Having attended both Saturday and Sunday games, last night I was seven long hours into a weekend of horrible baseball. I almost started to agree with what the host Dodger Stadium fans and countless Facebook status updaters cleverly suggested: Yankees suck. But that eighth hour of long-awaited grinding offense was heartening.
Great game. But it should not have been. Only a sputtering Yankee offense could turn a Vicente Padilla outing into a Ford-Koufax pitchers duel. Except I don’t think Koufax wasn’t as into drilling opposing batters for no reason in a tight game.
When purchasing tickets back in March for Saturday’s game, I took the 80% chance that Burnett would not be on the mound for this game. He might be going through this slump as a personal favor to Javy Vasquez so AJ can assume the full burden of the fans’ ire. But Javy has started to show signs of his NL self, so ire-redirection is made slightly easier. It’s a sad case when watching the Yanks put 3 on the board before an out is
recorded and saying to yourself “OK, now we just need a couple more 3 run shots to have a chance in this game”. Four interminable hours later, it was clear that two more 3-run shots would merely have tied the game.
AJ Burnett’s games are becoming more of a “pass” that Vasquez’s. Pre-pinstripes, everyone said AJ only has to be healthy to become a dominant pitcher; that his health was the only thing preventing greater success when he was with Toronto. Well, we are led to believe he’s been healthy his entire time with the Yanks and he still gaks with the best of them. He’s like a heavy-set woman whom you think would be attractive if she dropped 20 lbs, but next time you see her, she’s that much lighter and equally unattractive. I have the go-ahead to say that since I, too, am skinny and unattractive. But I still think I’ll be disqualified as a “People All-Star”.
So after Girardi shockingly let AJ hit for himself with the tying run on 3rd and one out in the 4th – this, after Burnett made an open and shut case for being yanked due to lack-of-being-anything-remotely-resembling-effective – I can only hope the skipper did an imitation of me whenever I lock my keys in the car. It involves finding the nearest brick wall and banging my head against it, “Stupid! Stupid! Stupid!” Anything short of that makes me fear his head is in a mystical faraway land of gnomes and sprites. Neither of
which I’ve noticed in the Bronx. Though admittedly, they are more likely to appear in LA.
Much as I like Mr. Torre, he was his old self in helping the Yanks come back on Sunday night. I had noticed last Thursday he brought in his stopper Jonathan Broxton with a 5 run lead (I think there were two men on, so Torre was clearly protecting against three consecutive home runs that would have tied the affair… the iron-clad rulebook calls that a save, afterall). That precluded Broxton from the Friday game, which proved to be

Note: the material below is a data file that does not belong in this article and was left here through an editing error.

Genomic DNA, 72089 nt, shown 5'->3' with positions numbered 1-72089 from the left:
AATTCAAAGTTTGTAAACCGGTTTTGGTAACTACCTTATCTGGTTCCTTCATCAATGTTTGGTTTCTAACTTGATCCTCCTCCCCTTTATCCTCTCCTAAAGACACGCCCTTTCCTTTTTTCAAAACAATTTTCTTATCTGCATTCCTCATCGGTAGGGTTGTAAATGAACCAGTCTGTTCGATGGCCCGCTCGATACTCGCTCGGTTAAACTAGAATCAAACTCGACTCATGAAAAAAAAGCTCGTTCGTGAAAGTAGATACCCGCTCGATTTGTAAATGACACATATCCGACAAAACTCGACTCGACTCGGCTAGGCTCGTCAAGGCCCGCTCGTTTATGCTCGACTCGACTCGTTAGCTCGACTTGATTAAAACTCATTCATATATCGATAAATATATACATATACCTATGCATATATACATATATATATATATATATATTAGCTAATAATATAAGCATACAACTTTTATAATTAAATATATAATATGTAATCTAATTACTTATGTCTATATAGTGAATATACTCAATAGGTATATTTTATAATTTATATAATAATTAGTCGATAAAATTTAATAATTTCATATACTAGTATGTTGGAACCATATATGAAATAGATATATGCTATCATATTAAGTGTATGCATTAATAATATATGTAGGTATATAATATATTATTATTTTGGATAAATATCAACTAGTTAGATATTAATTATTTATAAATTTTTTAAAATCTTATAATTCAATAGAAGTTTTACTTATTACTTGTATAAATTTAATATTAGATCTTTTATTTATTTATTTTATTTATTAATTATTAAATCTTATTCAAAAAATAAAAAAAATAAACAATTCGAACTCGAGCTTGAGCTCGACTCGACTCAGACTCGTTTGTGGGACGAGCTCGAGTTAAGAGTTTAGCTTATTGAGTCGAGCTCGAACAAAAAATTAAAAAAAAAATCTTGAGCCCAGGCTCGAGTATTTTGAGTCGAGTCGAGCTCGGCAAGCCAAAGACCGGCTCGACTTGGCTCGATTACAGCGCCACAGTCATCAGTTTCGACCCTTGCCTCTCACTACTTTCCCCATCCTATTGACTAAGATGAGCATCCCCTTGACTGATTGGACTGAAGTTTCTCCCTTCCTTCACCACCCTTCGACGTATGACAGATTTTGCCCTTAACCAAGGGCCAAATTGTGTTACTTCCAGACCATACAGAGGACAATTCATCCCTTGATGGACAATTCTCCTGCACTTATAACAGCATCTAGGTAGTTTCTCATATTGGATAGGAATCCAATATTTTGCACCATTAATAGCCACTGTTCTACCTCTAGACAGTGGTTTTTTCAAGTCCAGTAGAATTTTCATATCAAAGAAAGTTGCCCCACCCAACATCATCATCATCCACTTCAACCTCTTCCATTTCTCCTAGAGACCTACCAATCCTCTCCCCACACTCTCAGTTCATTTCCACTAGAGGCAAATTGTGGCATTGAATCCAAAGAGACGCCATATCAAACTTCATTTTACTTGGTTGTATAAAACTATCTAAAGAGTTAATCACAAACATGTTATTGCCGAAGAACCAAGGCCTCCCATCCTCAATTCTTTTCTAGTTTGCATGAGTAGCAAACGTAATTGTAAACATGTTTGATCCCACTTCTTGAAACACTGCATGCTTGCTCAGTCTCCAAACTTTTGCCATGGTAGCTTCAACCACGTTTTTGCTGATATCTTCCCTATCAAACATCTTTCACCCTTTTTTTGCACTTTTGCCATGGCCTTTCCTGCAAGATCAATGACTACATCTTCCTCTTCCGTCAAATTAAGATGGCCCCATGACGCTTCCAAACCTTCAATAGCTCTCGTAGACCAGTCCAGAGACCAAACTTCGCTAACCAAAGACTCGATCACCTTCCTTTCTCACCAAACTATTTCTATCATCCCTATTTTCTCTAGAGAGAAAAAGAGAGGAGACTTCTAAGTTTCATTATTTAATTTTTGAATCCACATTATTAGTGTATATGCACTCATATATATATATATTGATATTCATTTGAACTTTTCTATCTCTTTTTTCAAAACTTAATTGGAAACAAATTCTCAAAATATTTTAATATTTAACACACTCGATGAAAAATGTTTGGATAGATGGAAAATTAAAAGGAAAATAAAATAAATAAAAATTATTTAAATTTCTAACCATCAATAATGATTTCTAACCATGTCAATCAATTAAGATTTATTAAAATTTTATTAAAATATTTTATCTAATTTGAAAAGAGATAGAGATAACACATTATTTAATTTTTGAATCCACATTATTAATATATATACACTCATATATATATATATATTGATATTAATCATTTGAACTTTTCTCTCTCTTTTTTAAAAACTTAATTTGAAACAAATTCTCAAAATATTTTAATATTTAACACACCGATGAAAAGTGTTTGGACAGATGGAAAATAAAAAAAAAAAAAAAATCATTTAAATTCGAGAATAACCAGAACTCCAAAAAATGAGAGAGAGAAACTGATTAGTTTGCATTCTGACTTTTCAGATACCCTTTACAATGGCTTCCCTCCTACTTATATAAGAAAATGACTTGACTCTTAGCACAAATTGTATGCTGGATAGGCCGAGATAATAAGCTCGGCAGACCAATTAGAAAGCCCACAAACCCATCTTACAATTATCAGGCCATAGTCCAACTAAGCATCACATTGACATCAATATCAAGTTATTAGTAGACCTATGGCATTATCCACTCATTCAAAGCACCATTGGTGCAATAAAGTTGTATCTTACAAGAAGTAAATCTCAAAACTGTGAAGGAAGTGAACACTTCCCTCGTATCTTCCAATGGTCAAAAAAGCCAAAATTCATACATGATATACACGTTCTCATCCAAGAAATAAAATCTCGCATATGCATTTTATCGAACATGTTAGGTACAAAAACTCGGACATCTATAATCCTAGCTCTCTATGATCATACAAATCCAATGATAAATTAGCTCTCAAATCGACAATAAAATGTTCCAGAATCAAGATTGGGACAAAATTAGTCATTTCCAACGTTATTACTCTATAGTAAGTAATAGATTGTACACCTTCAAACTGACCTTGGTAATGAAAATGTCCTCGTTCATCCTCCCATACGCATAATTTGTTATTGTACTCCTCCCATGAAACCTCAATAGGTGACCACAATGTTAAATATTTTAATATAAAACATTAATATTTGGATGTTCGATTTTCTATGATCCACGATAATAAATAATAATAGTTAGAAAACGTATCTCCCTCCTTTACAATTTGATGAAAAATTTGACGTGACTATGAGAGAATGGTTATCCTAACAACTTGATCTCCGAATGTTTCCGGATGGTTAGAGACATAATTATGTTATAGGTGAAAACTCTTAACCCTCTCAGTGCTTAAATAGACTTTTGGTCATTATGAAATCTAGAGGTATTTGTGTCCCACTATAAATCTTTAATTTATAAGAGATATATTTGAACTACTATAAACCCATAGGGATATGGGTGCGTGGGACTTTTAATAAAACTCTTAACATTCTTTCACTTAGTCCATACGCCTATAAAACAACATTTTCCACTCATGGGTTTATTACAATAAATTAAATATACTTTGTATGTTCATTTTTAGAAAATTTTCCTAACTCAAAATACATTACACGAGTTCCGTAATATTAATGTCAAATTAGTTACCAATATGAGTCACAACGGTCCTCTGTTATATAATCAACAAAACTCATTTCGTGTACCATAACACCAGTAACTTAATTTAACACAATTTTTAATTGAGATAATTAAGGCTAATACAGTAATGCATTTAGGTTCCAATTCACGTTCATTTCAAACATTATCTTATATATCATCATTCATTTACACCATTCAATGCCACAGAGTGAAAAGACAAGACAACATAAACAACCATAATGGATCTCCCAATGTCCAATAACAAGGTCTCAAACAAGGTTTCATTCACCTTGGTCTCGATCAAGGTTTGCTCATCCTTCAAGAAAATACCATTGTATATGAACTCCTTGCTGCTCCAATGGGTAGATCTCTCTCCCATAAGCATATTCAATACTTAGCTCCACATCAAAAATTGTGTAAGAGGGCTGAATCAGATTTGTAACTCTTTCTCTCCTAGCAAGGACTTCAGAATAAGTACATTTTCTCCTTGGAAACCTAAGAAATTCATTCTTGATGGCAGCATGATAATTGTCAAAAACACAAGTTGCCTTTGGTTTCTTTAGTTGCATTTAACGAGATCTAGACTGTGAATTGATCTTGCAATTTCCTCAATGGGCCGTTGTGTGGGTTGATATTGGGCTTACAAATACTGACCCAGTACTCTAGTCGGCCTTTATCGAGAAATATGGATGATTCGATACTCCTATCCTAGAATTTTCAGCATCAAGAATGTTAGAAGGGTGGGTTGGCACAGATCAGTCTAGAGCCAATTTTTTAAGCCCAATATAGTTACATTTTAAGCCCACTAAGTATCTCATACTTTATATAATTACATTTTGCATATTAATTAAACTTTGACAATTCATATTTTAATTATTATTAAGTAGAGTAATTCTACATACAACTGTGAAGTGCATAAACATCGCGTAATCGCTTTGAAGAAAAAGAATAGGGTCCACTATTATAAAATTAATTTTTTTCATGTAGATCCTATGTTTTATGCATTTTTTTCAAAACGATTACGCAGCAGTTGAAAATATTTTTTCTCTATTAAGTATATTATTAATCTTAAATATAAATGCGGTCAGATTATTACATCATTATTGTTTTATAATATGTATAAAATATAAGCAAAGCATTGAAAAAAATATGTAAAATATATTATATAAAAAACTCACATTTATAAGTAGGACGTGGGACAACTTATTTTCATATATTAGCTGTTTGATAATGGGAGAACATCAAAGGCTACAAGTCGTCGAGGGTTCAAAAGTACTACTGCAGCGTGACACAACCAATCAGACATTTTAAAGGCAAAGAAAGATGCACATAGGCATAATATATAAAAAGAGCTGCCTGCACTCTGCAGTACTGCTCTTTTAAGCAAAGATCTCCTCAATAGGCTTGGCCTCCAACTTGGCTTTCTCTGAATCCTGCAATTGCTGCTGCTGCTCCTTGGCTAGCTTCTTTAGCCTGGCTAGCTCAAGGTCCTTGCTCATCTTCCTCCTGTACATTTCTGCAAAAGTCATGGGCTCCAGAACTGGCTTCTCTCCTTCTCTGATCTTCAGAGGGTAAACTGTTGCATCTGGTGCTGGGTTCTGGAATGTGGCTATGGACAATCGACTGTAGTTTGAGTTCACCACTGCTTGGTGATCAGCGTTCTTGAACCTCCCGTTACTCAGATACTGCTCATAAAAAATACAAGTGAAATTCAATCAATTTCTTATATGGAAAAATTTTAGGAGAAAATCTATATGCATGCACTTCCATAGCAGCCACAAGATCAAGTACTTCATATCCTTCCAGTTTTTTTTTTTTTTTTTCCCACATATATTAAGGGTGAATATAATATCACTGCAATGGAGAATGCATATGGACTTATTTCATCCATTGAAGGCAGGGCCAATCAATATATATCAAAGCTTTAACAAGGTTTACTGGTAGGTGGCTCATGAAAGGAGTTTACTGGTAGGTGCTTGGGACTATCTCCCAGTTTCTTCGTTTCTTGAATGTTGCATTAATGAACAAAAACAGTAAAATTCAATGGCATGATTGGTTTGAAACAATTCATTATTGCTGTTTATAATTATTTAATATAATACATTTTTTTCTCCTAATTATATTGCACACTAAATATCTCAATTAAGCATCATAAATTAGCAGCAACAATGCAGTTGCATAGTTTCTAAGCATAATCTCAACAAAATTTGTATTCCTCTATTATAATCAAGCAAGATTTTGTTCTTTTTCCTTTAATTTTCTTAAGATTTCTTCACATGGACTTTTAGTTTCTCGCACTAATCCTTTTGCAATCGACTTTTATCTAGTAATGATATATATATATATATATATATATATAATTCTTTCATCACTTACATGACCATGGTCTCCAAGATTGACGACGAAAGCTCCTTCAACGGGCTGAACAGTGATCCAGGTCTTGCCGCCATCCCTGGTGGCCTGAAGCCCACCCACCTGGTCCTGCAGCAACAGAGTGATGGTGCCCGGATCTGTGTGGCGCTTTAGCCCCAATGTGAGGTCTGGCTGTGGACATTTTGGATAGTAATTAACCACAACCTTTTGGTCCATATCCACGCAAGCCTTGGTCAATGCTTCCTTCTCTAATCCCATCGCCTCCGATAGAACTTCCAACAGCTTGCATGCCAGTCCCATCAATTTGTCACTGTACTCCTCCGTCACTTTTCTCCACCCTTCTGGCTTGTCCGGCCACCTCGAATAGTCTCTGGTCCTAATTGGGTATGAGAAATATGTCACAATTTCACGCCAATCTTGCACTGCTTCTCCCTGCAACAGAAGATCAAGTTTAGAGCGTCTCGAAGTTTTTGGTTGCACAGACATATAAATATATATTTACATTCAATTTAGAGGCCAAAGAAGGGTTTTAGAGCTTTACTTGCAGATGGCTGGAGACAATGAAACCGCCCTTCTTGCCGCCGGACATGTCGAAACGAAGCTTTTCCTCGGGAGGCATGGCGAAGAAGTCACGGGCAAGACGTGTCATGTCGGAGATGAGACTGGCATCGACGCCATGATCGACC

academic. Then in the Saturday debacle, he again saw a 5 run lead in the 8th as tenuous enough to go to his stopper for an extended save. In fact, in watching this I was hoping the Yanks would battle and make him work a bit so he’d be less effective the next night, but I was actually disappointed in how efficient Broxton was against them that day. But I
guess it was enough. Again, the rulebook tells us that protecting a 3 run lead for one inning = save, so naturally, they had to go with Broxton in the 9th yesterday. Yes, the Dodgers added an insurance run (nullifying the “save situation”), but it was after two were out and no one was on, so Broxton was heated up and ready. I think his use in this game in and of itself was less egregious than the day prior. This is arguable, but put
them together and you got yourself a whole mess of “Joe T. wuz here, 6/27/10”.
Overuse of his stopper was not nearly enough to earn Torre the Knucklehead Award ™ however. That went to co-candidates Russell Martin and Garrett Anderson, who conspired to leave their team without a catcher and a leftfielder in an extra inning game by popping off to home plate umpire Chris Guccione about balls and strikes. Maybe he had a quick trigger, but there’s no reason to put yourself in that situation. Even with the
built-in excuse “it was an emotional game”.
I was amused at the conclusion of the 7th inning of Saturday’s ugly Yankee loss when some Dodger fans in my section loudly made light of all the Yankee fans that started defeatedly filing out of the stadium at that point. They must not have taken note that it was the Dodgers who just went down, so the fans leaving the stadium were the thousands of stereotypical Dodger fans headed for the exits.
And another thing!
At ballparks, I tend to eschew the traditional stadium fare of hot dogs and beer and instead go for a soft serve. So after observing the menu and which line was giving heartier servings, I firmly, loudly, and confidently walked up to the Frozen Yogurt Lady and had this exchange:
Cappiello: Hello, I’d like a chocolate frozen yogurt in a white cup please.
(they also had pink)
FYL: You want mix? (as in “swirl” flavored)
Cappiello: Chocolate, please.
Cappiello: Chocolate, please.
[Cappiello receives the mix flavor, sighs, and slinks away, frustrated. But maybe the frustration was really because the concession stand inexplicably did not have the game on.]